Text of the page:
Every climb up a mountain is an exercise in spiritual growth.
There is something about mountains that is awe inspiring. Lofty, towering above the plains, they are majestic and awesome and literally form a stairway to heaven and act as the gateway to the Gods. Eternally exposed to the elements and the vagaries of the weather, yet ever enduring, mountains seem to teach us what equanimity in the face of adverse conditions is all about. Every climb up a mountain is an exercise in spiritual growth. As we leave behind the dross and the mundane and scale the peak in search of another dimension, the mountain doubles as a metaphor for life. The imposing mountain and the peak may be in sight at all times but it has to be climbed one step at a time with persistence, tenacity and a never-say-die spirit. No wonder the Chandogya Upanishad tells us that it is not always a human being that has to be one’s spiritual guru and that one can learn from nature and one’s own intellect.
Several mountains around the world are considered sacred. Mount Kailash, the abode of Lord Shiva, is of special significance to Hindus, Buddhists, Jains and native Tibetans. Pilgrims circumambulate the mountain and one circuit is believed to cleanse the sins of a lifetime (remember it is also the source for four rivers including the Ganges) while a 108 circuits are said to confer enlightenment. Mount Kailash is never climbed for it is considered sacrilege to step on it. Likewise Mount Fuji is believed to be the incarnation of the Earth spirit and home to Goddess Sengen Sema.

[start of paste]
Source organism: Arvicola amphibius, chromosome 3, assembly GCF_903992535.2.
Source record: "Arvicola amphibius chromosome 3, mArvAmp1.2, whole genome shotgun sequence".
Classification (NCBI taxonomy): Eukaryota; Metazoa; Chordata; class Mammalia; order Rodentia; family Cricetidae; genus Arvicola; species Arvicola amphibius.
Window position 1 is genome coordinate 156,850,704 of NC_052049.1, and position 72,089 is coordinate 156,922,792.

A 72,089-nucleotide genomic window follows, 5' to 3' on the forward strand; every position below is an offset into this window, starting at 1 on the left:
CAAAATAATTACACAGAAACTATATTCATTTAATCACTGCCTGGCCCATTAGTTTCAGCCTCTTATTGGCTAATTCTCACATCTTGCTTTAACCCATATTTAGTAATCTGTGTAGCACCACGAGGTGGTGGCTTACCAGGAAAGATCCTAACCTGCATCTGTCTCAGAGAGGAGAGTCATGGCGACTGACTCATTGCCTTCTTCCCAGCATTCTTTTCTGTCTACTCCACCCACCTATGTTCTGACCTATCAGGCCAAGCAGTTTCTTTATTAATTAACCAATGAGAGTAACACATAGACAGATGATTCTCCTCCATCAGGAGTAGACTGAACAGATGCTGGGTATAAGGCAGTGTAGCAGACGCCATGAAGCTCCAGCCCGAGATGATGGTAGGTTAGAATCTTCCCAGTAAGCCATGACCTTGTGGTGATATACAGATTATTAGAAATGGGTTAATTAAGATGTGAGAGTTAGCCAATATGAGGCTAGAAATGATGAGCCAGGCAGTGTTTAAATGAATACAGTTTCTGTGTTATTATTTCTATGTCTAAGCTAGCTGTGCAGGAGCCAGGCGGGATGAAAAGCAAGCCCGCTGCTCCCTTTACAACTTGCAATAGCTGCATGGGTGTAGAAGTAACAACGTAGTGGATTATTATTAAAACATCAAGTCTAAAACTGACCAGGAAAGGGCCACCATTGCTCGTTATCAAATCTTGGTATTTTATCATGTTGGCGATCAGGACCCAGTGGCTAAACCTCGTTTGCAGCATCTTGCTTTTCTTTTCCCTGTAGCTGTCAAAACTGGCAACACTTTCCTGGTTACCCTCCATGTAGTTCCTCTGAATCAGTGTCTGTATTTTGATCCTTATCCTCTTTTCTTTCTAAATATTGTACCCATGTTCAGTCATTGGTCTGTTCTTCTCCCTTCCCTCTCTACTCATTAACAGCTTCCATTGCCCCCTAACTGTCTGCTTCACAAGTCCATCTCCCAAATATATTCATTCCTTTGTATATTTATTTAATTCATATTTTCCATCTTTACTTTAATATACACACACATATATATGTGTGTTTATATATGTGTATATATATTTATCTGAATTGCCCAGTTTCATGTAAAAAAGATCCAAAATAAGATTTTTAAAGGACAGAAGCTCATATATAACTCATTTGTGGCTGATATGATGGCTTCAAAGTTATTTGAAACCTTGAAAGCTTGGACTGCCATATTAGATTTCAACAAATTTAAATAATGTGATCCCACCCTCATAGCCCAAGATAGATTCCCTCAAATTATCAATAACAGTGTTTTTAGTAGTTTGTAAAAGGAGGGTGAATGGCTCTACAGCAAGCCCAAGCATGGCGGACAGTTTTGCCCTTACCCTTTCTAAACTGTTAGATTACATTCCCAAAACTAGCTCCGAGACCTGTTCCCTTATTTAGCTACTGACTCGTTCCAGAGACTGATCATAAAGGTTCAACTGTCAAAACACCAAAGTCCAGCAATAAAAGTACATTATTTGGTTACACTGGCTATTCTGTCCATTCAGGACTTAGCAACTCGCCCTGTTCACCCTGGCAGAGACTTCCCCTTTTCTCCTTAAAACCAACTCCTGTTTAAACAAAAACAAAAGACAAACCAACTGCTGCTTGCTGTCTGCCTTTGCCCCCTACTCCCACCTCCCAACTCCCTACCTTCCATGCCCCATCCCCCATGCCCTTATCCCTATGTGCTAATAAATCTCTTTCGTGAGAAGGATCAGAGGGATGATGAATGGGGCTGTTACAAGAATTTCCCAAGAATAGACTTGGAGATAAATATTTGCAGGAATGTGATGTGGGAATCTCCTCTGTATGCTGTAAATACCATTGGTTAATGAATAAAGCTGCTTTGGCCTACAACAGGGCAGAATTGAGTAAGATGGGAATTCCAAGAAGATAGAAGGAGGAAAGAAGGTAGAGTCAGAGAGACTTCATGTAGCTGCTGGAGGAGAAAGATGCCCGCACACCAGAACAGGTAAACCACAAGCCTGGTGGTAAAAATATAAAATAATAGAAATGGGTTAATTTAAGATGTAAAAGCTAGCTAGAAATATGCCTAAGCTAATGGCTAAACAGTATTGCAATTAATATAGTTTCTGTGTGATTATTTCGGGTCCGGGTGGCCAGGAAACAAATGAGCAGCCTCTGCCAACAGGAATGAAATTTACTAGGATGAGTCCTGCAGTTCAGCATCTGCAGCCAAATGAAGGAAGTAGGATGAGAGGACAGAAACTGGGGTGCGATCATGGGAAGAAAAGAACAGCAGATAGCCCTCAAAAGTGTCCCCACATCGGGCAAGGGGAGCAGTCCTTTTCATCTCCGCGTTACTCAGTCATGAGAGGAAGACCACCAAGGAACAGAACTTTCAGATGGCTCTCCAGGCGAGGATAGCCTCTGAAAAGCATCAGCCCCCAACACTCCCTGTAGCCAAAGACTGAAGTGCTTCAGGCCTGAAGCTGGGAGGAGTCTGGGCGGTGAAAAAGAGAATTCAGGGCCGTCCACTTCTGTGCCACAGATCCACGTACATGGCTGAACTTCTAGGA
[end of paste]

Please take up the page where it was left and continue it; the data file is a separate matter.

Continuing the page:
Recently I visited the Phnom Kulen mountain in Cambodia where there are a thousand Shiv lingas floating in a river — a sight to behold amid the waterfalls and lush green vegetation when the river is not dry. With their beauty, silence, pristine air and sheer location, mountains are the ideal spots for meditation, reflection and contemplation. Small wonder therefore that sages retreated to mountain caves for precisely this purpose.
In Christianity and Islam too mountains hold a special place by virtue of their being the site of revelations and miracles. Mount Tabor was where Jesus was revealed to be the son of God while Mohammed is said to have received his first revelation on Mount Hira. As for mountains being witness to miracles, Mount Carmel was where a little cloud rose, grew and replenished the land with copious rain after a prolonged drought and when Abraham was about to sacrifice his son on Mount Moriah a ram was providentially substituted by divine intervention.
Several people worship mountain spirits to ask for blessings, protection for the dead buried there or for the boon of fertility. Rituals such as fire festivals, spiritual healing and other ceremonies are held atop mountain peaks.
Whenever we city folk and town dwellers are worn down in body, mind and spirit, it is perhaps worth the effort to turn to mountains for inspiration and rejuvenation and a fresh perspective on life.
The writer is a spiritual and tarot card reader